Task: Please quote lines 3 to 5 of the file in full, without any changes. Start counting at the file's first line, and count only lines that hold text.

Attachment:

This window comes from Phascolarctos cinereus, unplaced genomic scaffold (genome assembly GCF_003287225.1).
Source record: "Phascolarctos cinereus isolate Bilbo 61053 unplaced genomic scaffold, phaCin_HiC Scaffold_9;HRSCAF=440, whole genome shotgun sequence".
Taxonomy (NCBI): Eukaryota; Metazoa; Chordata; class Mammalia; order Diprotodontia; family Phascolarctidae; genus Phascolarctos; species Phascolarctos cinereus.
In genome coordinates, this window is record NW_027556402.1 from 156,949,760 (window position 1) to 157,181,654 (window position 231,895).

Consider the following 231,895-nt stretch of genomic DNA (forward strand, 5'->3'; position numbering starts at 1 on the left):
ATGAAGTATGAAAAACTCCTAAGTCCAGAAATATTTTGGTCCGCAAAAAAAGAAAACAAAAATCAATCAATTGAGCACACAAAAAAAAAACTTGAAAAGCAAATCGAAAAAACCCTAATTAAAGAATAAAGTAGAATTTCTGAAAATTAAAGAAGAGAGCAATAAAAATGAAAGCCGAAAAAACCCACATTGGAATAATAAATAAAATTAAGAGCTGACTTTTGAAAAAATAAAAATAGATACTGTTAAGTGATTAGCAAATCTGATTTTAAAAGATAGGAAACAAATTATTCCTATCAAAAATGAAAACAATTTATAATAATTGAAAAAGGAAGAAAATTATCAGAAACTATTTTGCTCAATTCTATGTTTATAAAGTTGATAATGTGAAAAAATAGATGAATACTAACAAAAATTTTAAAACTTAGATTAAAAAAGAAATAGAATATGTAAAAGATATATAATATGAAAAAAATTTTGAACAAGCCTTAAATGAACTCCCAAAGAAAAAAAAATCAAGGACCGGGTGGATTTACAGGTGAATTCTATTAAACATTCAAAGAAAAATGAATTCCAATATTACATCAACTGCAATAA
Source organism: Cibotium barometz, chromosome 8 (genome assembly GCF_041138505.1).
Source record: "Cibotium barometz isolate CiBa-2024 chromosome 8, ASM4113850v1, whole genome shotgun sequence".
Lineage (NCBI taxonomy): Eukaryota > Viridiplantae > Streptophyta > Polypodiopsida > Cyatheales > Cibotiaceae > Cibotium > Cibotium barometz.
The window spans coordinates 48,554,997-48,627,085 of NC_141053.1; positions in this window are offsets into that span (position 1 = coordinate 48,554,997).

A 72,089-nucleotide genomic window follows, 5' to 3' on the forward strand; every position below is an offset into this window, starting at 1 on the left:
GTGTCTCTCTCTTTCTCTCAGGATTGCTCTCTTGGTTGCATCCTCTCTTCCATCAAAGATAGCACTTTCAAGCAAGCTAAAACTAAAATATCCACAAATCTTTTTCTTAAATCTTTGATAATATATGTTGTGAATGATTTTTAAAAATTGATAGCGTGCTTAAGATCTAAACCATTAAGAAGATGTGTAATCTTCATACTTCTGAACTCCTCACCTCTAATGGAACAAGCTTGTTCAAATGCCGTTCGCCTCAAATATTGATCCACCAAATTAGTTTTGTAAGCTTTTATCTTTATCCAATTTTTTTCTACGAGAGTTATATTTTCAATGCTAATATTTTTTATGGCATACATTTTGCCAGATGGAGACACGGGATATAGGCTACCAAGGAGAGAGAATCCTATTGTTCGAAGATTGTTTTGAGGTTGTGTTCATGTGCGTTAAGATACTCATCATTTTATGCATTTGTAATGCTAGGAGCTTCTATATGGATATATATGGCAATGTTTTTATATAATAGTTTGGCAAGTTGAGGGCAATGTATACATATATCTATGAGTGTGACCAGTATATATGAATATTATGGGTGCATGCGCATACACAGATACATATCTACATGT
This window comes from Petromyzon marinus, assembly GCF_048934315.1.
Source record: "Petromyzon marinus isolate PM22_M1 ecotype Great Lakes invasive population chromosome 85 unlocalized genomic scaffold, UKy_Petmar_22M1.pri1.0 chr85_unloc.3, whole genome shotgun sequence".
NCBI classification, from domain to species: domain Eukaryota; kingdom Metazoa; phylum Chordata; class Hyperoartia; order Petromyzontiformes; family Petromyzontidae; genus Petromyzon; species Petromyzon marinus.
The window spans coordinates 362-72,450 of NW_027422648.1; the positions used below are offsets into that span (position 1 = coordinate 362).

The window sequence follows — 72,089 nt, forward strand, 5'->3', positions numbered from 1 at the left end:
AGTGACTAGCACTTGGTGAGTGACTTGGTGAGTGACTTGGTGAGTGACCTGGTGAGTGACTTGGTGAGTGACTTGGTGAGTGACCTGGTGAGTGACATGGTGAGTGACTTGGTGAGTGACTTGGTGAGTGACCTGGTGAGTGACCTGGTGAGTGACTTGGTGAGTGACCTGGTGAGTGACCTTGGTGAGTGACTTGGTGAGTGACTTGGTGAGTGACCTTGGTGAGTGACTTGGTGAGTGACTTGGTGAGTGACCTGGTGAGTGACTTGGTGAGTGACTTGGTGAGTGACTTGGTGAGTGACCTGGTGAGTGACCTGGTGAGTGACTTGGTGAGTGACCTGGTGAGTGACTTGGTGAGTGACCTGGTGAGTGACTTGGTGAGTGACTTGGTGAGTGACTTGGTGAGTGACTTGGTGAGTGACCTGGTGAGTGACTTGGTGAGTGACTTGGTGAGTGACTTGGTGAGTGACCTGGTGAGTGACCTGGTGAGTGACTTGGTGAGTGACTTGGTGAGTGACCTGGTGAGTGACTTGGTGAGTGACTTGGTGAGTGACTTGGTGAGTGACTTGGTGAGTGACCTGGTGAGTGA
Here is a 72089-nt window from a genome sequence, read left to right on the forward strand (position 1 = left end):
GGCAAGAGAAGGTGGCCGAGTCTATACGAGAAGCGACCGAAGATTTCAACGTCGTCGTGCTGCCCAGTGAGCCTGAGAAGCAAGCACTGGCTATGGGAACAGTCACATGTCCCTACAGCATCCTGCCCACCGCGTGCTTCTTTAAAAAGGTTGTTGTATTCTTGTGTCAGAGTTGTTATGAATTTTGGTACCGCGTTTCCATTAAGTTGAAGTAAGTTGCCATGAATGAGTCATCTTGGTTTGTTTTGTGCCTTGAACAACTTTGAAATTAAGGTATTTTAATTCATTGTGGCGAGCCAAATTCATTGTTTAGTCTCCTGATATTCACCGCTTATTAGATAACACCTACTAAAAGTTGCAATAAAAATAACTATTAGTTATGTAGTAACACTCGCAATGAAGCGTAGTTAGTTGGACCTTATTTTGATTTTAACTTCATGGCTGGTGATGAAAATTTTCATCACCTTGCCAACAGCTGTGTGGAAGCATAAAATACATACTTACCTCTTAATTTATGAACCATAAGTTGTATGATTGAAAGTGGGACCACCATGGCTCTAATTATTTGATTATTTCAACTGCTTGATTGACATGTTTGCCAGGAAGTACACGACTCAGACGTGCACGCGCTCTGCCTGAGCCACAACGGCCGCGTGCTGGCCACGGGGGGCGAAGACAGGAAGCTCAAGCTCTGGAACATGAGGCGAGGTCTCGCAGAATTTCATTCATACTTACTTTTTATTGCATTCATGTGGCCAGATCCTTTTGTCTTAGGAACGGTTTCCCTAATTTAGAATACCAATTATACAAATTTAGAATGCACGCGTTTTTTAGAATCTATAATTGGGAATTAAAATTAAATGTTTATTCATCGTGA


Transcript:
Taxonomy (NCBI): Eukaryota; Metazoa; Chordata; class Mammalia; order Diprotodontia; family Phascolarctidae; genus Phascolarctos; species Phascolarctos cinereus.
In genome coordinates, this window is record NW_027556402.1 from 156,949,760 (window position 1) to 157,181,654 (window position 231,895).

Consider the following 231,895-nt stretch of genomic DNA (forward strand, 5'->3'; position numbering starts at 1 on the left):